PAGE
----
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New Bioreactor System Reduces Risks To Astronauts

The HFB is a rotating dome-shaped cell culture vessel that contains an internal, rotating, viscous spinner. The vessel and viscous spinner can rotate at different speeds and in either the same or different directions. Adjusting the rotation rate results in a controllable hydrodynamic focusing force. The resultant hydrodynamic force suspends the cells in a low-shear fluid environment that supports the formation of delicate three-dimensional tissue assemblies. (Photo:NASA)
Houston TX (SPX) Aug 30, 2004
One of NASA's highest honors was awarded to University of Houston Professor Stanley Kleis for helping reduce space-related risks to astronauts during long-duration missions.

The Public Service Medal recognizes exceptional contributions to the mission of NASA by those who are not government employees.

An associate professor of mechanical engineering at the University of Houston Cullen College of Engineering, Kleis has worked with NASA for nearly 20 years to enhance the functionality of its bioreactors.

"It's an honor to receive this Public Service Medal," Kleis said.

"Designing vessels for growing cells in micro gravity requires quite a different view of fluid dynamics. The basic principles are the same, but a whole new set of forces dominates the motions of cell aggregates and bubbles in space."

"At the same time an interdisciplinary approach is needed to deal with cell biology, fluid dynamics, mass transport and mechanical design for micro gravity."

Steve Gonda, head of the Biotechnology Advanced Technology Development Laboratory at the NASA Johnson Space Center, nominated Kleis for the award, saying that part of NASA's focus is the development of space bioreactor systems that will support cell and tissue-based investigations in the space environment.

These investigations will advance the understanding of the effects of this unique, low-gravity environment at the cellular and tissue levels, and ultimately contributes to reducing space-related risks to astronauts during long-duration missions.

According to Gonda, NASA has a very comprehensive list of risks and questions associated with these risk areas, about 40 to 50 percent of which can be addressed by using cells and tissues.

"NASA has two decades of developing space bioreactors for operation on the Space Shuttle, Mir Station and the International Space Station in support of investigators from university, federal and medical-research institutions," Gonda said.

"We have a good number of successes under our belt, one of which was to have the longest duration, longest continuous operating tissue engineering experiment in a bioreactor in space."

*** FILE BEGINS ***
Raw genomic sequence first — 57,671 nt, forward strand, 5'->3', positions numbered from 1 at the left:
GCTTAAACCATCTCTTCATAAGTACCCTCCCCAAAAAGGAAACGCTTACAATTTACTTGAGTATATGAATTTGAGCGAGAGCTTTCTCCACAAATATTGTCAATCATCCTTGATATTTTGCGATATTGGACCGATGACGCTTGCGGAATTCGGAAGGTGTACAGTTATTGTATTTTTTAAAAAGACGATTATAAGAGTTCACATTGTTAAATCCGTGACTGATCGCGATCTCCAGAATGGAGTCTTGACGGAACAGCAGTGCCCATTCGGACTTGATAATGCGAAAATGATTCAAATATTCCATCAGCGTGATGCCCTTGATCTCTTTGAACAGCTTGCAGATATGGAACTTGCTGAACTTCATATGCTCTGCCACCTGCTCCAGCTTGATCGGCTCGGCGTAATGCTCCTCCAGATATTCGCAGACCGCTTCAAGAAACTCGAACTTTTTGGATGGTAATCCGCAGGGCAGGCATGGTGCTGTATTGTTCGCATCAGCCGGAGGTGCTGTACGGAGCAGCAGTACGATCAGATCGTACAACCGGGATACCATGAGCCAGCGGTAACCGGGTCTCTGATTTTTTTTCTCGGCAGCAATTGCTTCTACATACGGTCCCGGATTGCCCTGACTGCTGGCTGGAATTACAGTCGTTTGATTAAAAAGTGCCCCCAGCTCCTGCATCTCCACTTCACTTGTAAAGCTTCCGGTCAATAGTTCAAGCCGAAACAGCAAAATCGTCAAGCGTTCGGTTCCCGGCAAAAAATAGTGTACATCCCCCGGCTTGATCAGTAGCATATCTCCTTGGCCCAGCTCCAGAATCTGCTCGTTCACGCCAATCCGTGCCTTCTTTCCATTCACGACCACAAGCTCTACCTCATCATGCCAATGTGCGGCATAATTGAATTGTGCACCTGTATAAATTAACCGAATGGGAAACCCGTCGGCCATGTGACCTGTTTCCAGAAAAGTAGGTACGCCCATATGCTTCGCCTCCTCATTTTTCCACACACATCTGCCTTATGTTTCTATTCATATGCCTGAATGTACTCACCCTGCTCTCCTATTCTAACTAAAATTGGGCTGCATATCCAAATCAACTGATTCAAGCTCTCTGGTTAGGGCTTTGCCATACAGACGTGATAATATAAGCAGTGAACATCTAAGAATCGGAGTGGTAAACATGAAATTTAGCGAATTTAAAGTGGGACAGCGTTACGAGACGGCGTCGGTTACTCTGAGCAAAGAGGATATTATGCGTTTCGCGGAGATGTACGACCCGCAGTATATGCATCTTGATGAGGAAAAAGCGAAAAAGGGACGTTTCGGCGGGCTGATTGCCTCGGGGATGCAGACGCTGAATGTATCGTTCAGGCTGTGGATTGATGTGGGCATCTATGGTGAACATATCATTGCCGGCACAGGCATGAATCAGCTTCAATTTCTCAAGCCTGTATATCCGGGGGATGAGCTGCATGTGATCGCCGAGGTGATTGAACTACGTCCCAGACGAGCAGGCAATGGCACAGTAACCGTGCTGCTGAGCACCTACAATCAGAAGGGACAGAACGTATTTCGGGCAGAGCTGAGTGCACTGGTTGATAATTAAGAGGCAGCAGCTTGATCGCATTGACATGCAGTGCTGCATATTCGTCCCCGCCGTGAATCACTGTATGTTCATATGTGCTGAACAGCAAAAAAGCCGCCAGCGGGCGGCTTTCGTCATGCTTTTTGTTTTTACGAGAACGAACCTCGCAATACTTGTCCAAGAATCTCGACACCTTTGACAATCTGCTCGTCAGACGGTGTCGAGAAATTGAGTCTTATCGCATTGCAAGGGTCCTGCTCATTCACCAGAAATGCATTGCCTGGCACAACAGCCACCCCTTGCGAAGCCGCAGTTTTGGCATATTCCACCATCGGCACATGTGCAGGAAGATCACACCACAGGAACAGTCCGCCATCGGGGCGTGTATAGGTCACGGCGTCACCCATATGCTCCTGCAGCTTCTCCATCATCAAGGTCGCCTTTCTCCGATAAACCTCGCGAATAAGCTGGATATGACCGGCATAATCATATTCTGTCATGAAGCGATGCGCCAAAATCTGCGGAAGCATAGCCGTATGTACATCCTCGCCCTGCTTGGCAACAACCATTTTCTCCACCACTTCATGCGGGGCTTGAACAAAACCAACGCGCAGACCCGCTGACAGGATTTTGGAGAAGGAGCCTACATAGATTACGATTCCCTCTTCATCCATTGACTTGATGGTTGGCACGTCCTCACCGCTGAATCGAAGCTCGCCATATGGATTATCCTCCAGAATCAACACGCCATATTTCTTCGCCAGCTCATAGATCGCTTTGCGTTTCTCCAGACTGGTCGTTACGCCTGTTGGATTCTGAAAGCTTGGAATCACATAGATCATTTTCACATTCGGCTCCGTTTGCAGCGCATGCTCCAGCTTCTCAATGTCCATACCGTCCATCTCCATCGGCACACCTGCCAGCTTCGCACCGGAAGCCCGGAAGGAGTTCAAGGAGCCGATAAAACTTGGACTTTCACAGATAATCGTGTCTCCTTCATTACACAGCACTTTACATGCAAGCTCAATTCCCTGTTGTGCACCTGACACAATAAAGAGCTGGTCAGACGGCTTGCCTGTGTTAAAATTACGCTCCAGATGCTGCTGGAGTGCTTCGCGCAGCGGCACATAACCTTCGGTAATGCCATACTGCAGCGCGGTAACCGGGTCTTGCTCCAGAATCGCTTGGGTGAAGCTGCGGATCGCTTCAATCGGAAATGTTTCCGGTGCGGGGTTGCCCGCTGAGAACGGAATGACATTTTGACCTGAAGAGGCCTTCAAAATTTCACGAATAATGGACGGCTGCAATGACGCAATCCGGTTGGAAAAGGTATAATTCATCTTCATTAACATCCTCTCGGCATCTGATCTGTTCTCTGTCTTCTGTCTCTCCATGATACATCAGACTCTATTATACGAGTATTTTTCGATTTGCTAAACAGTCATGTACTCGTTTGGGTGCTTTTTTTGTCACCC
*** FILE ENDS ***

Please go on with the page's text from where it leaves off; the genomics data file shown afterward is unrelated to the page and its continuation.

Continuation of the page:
"Our bioreactor system operated continuously for 130 days on the Mir Station, the longest tissue engineering experiment of its kind. Dr. Kleis contributed for many years to the overall capability of our program to have a very successful experiment."

After paving the way for the longest experiment, Kleis and his team followed with more work that ultimately helped resolve a new and difficult problem.

During the long-duration space experiment, the attending astronaut observed bubbles forming in the bioreactor vessel that could not be removed.

"That was unacceptable," Gonda said. "We have a very strong set of science requirements to which our bioreactors are designed and must meet. This is where the award for Dr. Kleis really focuses."

"He was team-lead for experimental strategies, and he did computer-based analysis in his laboratory looking for oxygen distribution and shear stress distributions in a new bioreactor system called the Hydrodynamic Focusing Bioreactor (HFB)."

Kleis and his team were able to take the HFB and conduct models in terms of shear stress and oxygen distribution. From these models, the team was able to develop ways to improve the design to optimize it to meet these science requirements.

They then took it to the next stage of testing its bubble-removal capability in a low-gravity environment on a series of KC-135 flights.

The tests were a complete success, and NASA now has a space bioreactor vessel that will meet its science requirements and also remove any bubbles that form or are introduced into the vessel.

"It's a major step forward for our program," Gonda said. "During that time, Dr. Kleis' teaching experience and his love of teaching came forward. He was very adept at working with members of a diverse team to fulfill our mission."

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Portable Muscle Monitoring
Houston TX (SPX) Aug 24, 2004
On Earth as in space, muscle monitoring has been given a boost in the arm from NASA-developed technology. In the past, the only way muscle performance could be monitored was with bulky, complicated and cumbersome equipment. In space it was nearly impossible to use the traditional electromyography (EMG) machines.

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